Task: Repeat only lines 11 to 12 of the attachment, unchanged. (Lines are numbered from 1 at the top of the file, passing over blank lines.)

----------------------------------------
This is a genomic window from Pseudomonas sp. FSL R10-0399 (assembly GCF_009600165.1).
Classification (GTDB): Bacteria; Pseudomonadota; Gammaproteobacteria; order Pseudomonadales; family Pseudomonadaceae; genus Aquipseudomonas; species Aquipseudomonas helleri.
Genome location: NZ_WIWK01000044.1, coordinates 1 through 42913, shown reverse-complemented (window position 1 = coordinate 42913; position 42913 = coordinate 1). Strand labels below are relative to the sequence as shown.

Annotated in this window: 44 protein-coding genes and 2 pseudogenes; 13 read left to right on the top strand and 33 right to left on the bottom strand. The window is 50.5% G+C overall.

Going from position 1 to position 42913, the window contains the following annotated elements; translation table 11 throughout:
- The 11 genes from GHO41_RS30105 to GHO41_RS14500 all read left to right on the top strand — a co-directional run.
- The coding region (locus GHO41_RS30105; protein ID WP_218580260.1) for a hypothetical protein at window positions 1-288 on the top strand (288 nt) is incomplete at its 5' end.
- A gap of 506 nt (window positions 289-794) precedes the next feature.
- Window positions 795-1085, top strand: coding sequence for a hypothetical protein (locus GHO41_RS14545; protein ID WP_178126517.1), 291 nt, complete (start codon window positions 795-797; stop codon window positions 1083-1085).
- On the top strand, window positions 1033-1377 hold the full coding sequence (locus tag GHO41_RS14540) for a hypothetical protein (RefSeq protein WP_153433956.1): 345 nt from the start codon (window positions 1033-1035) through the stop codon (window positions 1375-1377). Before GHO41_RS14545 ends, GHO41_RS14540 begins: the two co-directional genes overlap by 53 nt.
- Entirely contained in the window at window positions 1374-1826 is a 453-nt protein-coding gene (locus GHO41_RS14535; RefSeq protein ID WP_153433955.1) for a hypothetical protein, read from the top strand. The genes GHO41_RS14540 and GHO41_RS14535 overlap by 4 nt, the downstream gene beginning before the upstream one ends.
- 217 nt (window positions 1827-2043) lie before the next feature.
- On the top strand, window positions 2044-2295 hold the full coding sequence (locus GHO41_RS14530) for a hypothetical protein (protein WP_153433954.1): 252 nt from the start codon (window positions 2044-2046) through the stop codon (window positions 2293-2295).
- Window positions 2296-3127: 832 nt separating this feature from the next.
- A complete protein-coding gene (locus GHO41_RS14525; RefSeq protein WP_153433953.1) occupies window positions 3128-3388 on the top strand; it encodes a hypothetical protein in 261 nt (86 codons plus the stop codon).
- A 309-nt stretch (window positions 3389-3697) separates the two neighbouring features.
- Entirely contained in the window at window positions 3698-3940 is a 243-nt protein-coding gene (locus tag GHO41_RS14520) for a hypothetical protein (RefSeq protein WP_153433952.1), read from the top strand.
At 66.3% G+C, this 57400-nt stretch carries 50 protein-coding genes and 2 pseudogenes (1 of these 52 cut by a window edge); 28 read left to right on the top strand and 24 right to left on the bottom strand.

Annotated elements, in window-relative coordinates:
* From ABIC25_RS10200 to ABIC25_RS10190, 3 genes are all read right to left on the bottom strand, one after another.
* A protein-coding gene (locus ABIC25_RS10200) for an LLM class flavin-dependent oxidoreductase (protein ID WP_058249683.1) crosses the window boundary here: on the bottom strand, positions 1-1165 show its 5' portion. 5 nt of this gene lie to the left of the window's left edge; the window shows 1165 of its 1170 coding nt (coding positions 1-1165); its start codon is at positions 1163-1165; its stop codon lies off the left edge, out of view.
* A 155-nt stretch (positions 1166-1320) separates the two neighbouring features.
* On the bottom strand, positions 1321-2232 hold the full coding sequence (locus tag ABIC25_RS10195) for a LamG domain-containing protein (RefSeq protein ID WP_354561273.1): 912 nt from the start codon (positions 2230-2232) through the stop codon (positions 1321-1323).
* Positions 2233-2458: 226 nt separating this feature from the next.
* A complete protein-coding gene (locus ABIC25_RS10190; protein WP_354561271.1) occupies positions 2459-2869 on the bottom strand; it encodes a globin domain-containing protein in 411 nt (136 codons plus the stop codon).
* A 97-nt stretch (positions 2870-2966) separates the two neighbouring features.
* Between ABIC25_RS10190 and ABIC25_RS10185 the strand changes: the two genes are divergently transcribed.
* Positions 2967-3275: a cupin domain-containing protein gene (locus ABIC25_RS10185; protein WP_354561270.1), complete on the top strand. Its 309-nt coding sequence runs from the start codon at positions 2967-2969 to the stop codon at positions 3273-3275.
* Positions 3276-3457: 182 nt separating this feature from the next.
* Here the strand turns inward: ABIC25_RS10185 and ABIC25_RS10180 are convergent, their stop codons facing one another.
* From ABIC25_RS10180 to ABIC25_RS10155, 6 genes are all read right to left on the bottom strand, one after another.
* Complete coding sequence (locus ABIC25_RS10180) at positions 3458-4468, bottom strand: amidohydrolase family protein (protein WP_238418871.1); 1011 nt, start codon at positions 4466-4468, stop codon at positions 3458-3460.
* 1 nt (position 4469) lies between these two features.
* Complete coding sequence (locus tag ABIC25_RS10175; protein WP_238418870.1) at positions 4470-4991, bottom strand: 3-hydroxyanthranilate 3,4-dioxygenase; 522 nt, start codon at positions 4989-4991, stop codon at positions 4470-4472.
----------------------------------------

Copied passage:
- Entirely contained in the window at window positions 1374-1826 is a 453-nt protein-coding gene (locus GHO41_RS14535; RefSeq protein ID WP_153433955.1) for a hypothetical protein, read from the top strand. The genes GHO41_RS14540 and GHO41_RS14535 overlap by 4 nt, the downstream gene beginning before the upstream one ends.
- 217 nt (window positions 1827-2043) lie before the next feature.